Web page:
I am thoroughly skeptical about job satisfaction surveys. Many, many workplaces do them but I have yet to see a convincing example or case where such a survey helped a company pinpoint and fix one or more issues so that employees became more satisfied as a result.
But I may be wrong. It wouldn’t exactly be the first time :o)
So my question to you is this: What is your experience with job satisfaction surveys? Have you seen them help in your workplace? How did you do it and how did it help? Or has your workplace also done them with very little show for it?
Write a comment below, I’d love to know what you think about employee satisfaction surveys.
27 thoughts on “Do job satisfaction surveys do anything?”
I used to run 200 staff wellbeing surveys a year for around 420 schools and 100 children services departments. Found that about 65% improved from survey to survey.
However, I noticed after the fourth survey (albeit with a small sample group), there was no more improvement.
My biggest conclusion after running over 1000 surveys was that leaders attitudes had the biggest impact. That led me to create a Resilient Leader Programme to help leaders be less stressed and happy – which led to staff being happier!
Sadly, I moved on before getting any evidence of its effectiveness, but it makes sense, no?
We’ve used Surveymonkey for quarterly surveys for a couple of years now, and to some degree of success.
The generel questions (are you happy with XYZ) are fine as an indicator of the state of the union but the specifics from the free form feedback (suggestions for improvements etc) are usually really good.
It did take some time to get good feedback, about a year, and for people to open up to the idea that it’s okay to point out good and bad things, and that management actually listens.
That said, people rarely remember the good ideas when asked once a quarter but have now actually gotten into the habit of just sending me an email or come into my office when the bulb lights up.
We’ve improved our office culture and ‘arbjedsgl
I’ve been with my current company for 9 years, and our “engagement score” just hit an all time high in a year when I have heard more employee concerns about the company than ever before. Over the last five years, I have personally seen a combination of rewriting survey questions and “teaching to the test” that I believe solely explains the reason for the current score that clearly doesn’t match reality. For those who might think I’m just cynical, a member of our executive team responsible for the largest part of the company told the HR team to check their math when they showed him this year’s score.
I think it depends a lot upon the survey design and the attitude of the employer going into them. I’ve had one employer in the past that upon receiving bad results, gave us all a lecture about how to fill in the survey as if we couldn’t figure it out (because obviously, if we’d known that a 2 on a 5 point scale was bad, we wouldn’t have selected it, right?) I’ve had other employers that treated the results seriously, followed up with specific consultations that focused on solutions and made improvements.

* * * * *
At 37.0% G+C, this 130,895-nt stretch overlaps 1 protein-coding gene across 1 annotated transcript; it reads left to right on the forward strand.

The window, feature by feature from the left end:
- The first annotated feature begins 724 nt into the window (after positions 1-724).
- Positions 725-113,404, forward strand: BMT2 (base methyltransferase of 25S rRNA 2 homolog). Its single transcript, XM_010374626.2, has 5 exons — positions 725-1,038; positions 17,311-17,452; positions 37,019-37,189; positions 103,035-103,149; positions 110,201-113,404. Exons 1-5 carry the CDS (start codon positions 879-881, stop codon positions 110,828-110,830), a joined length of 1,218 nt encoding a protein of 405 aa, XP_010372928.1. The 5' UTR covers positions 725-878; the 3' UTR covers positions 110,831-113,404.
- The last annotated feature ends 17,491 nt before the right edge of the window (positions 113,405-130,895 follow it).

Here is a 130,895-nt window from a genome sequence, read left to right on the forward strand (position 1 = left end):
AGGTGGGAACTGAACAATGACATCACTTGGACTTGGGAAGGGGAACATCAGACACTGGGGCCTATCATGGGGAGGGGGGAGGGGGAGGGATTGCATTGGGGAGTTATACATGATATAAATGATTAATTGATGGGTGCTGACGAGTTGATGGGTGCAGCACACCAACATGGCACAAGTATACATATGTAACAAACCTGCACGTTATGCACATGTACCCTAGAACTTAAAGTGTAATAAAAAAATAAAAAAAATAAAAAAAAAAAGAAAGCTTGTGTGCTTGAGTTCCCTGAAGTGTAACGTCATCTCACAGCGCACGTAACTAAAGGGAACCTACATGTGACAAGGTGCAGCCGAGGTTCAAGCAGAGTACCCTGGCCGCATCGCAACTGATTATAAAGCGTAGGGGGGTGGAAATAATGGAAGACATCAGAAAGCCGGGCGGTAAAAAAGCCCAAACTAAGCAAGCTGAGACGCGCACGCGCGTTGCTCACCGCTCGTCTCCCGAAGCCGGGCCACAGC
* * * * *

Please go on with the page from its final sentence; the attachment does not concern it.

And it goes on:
At another employer, there was also a section where in the survey we were asked questions about discrimination and harassment that were worded in such a broad fashion that nearly everyone reported having experienced some form of harassment. In my case, it was an off-colour joke by a male colleague. I’d told him that I thought it was inappropriate, he apologized and we both moved on. It never happened again. I felt comfortable dealing with it and he learned that that particular type of humour was not welcome, and changed his behaviour accordingly. Not a big deal in the larger scheme of things, right? But the way the survey was designed, that incident was counted with the same severity as ongoing harassment or assault. There was no way to distinguish between severity or impact of incidents, whether they were resolved between the people involved or required additional intervention. There were so many meetings where executives worried about the scores, but if they just looked at their survey design, they’d realize they didn’t have as much to worry about as they thought.
I used to do job satisfaction surveys, but always felt that the employees held back because they had to send them to the CEO, and they were always afraid that they were not as anonymous as we said they were. What ended up working for my company to get morale up and to get suggestions in was to have a suggestion time for the employees to give insights, suggestions and so on to their supervisor, with whom they felt a connection, and then for that supervisor to present them to the CEO with anonymity or not.
I think that most are misused and therefore worthless.
Too often the wrong questions are asked and thus no real insights are given. Also very often people will not give real answers because they fear reprisals from management. And thirdly, most management does not want to hear the real truth.
I’ve observed that when employee satisfaction scores are tied to managers’ compensation then leaders make improvements more of a priority. Some leaders who are confronted with low satisfaction scores blame them on people just having a bad day when they took the survey, or blame it on poorly worded questions. The worst thing an organization can do is to conduct an employee satisfaction survey and then take no action. That actually disengages employees even more.